USA Swimming calls on USOPC to push for postponement of Tokyo Olympics
USA Swimming, one of the most important national governing bodies within the U.S. Olympic community, has called for the 2020 Tokyo Olympic Games to be postponed for one year, USA TODAY Sports has learned.
In a letter sent Friday afternoon to U.S. Olympic and Paralympic Committee CEO Sarah Hirshland, USA Swimming CEO Tim Hinchey said that as the coronavirus outbreak has grown, he has “watched our athletes’ worlds be turned upside down and watched them struggle to find ways to continue to prepare and train – many for the biggest competitive opportunity of their lives.”
Wrote Hinchey: “Everyone has experienced unimaginable disruptions, mere months before the Olympic Games, which calls into question the authenticity of a level playing field for all. Our athletes are under tremendous pressure, stress and anxiety, and their mental health and wellness should be among the highest priorities.
“It is with the burden of these serious concerns that we respectfully request that the U.S. Olympic & Paralympic Committee advocate for the postponement of the Olympic Games Tokyo 2020 by one year. There are no perfect answers, and this will not be easy; however, it is a solution that provides a concrete path forward and allows all athletes to prepare for a safe and successful Olympic Games in 2021.
"We urge the USOPC, as a leader within the Olympic Movement, to use its voice and speak up for the athletes.”
USA Swimming’s decision to write the letter was based on overwhelming support from its top swimmers, coaches and officials.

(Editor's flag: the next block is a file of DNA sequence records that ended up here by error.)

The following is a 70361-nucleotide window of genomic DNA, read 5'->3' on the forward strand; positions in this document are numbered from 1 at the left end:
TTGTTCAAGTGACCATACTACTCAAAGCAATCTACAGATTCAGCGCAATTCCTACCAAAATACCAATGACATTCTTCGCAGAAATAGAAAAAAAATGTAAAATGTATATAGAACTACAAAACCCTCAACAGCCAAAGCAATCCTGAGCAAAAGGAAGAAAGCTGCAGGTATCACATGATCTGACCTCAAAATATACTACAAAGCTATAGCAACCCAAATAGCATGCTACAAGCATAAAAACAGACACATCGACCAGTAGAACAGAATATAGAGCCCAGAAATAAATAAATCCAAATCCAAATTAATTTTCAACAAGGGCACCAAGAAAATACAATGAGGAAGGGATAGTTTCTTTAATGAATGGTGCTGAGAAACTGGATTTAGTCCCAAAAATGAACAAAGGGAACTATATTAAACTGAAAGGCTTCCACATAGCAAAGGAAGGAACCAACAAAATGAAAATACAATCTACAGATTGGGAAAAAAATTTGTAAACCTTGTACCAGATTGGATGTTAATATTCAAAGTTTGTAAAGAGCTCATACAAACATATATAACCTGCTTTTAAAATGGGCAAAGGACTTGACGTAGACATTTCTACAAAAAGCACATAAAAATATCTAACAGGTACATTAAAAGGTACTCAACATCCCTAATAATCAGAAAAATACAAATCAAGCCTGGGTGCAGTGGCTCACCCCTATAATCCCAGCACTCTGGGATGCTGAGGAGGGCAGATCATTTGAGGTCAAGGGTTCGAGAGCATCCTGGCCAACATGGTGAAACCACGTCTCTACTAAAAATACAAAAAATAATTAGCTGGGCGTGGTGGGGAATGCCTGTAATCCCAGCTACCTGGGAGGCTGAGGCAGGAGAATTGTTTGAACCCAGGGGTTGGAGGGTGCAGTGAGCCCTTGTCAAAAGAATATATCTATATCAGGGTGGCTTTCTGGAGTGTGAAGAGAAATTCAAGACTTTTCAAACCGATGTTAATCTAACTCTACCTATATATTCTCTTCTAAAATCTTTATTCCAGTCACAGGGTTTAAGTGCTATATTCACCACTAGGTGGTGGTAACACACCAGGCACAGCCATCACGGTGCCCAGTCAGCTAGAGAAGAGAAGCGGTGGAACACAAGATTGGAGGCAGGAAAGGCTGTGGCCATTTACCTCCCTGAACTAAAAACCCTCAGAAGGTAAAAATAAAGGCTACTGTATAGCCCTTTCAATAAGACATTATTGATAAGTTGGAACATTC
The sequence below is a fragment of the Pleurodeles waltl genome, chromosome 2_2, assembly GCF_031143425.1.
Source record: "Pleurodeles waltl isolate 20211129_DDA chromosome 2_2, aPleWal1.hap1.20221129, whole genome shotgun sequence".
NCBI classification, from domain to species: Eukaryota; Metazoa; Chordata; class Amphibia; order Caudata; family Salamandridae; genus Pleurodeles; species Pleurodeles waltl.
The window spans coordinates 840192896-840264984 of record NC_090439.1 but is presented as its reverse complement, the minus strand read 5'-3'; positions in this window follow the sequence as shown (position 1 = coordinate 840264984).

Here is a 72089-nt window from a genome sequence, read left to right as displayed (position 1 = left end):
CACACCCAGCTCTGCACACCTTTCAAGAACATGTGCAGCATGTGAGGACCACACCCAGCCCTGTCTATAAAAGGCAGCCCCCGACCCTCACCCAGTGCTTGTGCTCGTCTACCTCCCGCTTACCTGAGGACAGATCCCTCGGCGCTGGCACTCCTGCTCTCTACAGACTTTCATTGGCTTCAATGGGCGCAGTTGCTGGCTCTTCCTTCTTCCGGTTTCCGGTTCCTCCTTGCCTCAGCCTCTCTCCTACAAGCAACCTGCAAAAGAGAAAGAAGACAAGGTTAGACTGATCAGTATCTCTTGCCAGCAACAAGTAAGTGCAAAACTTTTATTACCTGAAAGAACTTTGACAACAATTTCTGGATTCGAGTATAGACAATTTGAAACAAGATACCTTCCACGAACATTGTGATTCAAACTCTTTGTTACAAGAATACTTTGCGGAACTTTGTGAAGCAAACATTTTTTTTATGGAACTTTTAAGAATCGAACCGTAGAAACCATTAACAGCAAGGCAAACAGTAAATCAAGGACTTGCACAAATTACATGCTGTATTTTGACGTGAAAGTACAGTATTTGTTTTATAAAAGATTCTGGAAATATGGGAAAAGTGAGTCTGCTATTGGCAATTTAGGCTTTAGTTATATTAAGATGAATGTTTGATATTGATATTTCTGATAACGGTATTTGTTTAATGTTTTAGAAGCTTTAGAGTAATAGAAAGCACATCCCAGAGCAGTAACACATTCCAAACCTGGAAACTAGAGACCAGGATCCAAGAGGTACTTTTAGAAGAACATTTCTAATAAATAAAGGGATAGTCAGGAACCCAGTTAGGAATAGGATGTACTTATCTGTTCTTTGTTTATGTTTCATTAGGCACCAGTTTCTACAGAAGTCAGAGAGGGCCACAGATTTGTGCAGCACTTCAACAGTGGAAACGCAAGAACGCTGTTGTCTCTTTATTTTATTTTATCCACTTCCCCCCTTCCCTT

“I’m very proud of USA Swimming,” Bob Bowman, the renowned swimming coach who trained Michael Phelps throughout his illustrious career, said in a phone conversation. “I was hoping they would take a leadership role and Tim Hinchey clearly did with that letter. I hope other NGBs will join us.”
Later in the day, Hirshland and USOPC board chair Susanne Lyons issued a statement about the USA Swimming letter:
“The USOPC has complete and total empathy for the athlete community as they manage the terrible stress and anxiety caused by the current lack of certitude regarding the Tokyo Games. We understand that the athletes have concerns about training, qualification and anti-doping controls, and that they want transparency, communication and clarity to the full extent possible. The USOPC has made it clear that all athletes should put their health and wellness, and the health and wellness of the greater community, above all else at this unprecedented moment.
“At the same time, and as it relates to the Games, we have also heard from athletes that they want the Olympic and Paralympic community to be very intentional about the path forward – and to ensure that we aren’t prematurely taking away any athletes’ opportunity to compete in the Olympic and Paralympic Games until we have better clarity.”
Hirshland and Lyons said the USOPC is in “constant communication” with senior leadership at the International Olympic Committee and International Paralympic Committee.
“They believe that it is premature to make a final call on the date of the Games and we believe that we should afford them the opportunity to gather more data and expert advice before insisting that a decision be made.”
They said the IOC is polling all national Olympic committees prior to next week’s IOC executive board meeting to determine how the pandemic is impacting athlete training.
“Rest assured we are making your concerns clearly known to them,” Hirshland and Lyons said. “The USOPC will be leaders in providing accurate advice and honest feedback, and be unfailing advocates of the athletes and their safety, and the necessity of a fair platform for the Games. You have our promise.”
The Tokyo Olympics are scheduled to begin July 24.